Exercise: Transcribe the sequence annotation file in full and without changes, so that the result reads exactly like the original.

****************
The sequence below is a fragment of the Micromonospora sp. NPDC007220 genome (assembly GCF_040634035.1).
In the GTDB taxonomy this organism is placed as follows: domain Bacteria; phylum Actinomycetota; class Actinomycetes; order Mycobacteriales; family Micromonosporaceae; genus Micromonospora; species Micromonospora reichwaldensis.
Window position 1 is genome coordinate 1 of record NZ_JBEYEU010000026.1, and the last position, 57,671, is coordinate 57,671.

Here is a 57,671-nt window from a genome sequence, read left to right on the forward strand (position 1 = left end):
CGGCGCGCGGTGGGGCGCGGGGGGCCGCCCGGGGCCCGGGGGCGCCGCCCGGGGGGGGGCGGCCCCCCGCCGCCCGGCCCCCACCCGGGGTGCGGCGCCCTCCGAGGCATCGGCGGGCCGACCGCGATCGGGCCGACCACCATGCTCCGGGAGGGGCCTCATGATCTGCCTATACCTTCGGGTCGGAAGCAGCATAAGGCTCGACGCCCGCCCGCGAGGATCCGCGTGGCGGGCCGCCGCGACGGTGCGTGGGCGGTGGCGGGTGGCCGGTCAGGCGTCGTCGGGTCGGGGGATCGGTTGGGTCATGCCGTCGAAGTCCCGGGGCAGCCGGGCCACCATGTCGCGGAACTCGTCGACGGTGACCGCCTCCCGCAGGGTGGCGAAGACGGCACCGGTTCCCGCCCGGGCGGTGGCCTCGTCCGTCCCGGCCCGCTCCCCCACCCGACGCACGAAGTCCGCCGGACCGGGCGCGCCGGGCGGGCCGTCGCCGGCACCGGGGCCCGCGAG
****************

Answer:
The sequence below is a fragment of the Micromonospora sp. NPDC007220 genome (assembly GCF_040634035.1).
In the GTDB taxonomy this organism is placed as follows: domain Bacteria; phylum Actinomycetota; class Actinomycetes; order Mycobacteriales; family Micromonosporaceae; genus Micromonospora; species Micromonospora reichwaldensis.
Window position 1 is genome coordinate 1 of record NZ_JBEYEU010000026.1, and the last position, 57,671, is coordinate 57,671.

Here is a 57,671-nt window from a genome sequence, read left to right on the forward strand (position 1 = left end):
CGGCGCGCGGTGGGGCGCGGGGGGCCGCCCGGGGCCCGGGGGCGCCGCCCGGGGGGGGGCGGCCCCCCGCCGCCCGGCCCCCACCCGGGGTGCGGCGCCCTCCGAGGCATCGGCGGGCCGACCGCGATCGGGCCGACCACCATGCTCCGGGAGGGGCCTCATGATCTGCCTATACCTTCGGGTCGGAAGCAGCATAAGGCTCGACGCCCGCCCGCGAGGATCCGCGTGGCGGGCCGCCGCGACGGTGCGTGGGCGGTGGCGGGTGGCCGGTCAGGCGTCGTCGGGTCGGGGGATCGGTTGGGTCATGCCGTCGAAGTCCCGGGGCAGCCGGGCCACCATGTCGCGGAACTCGTCGACGGTGACCGCCTCCCGCAGGGTGGCGAAGACGGCACCGGTTCCCGCCCGGGCGGTGGCCTCGTCCGTCCCGGCCCGCTCCCCCACCCGACGCACGAAGTCCGCCGGACCGGGCGCGCCGGGCGGGCCGTCGCCGGCACCGGGGCCCGCGAG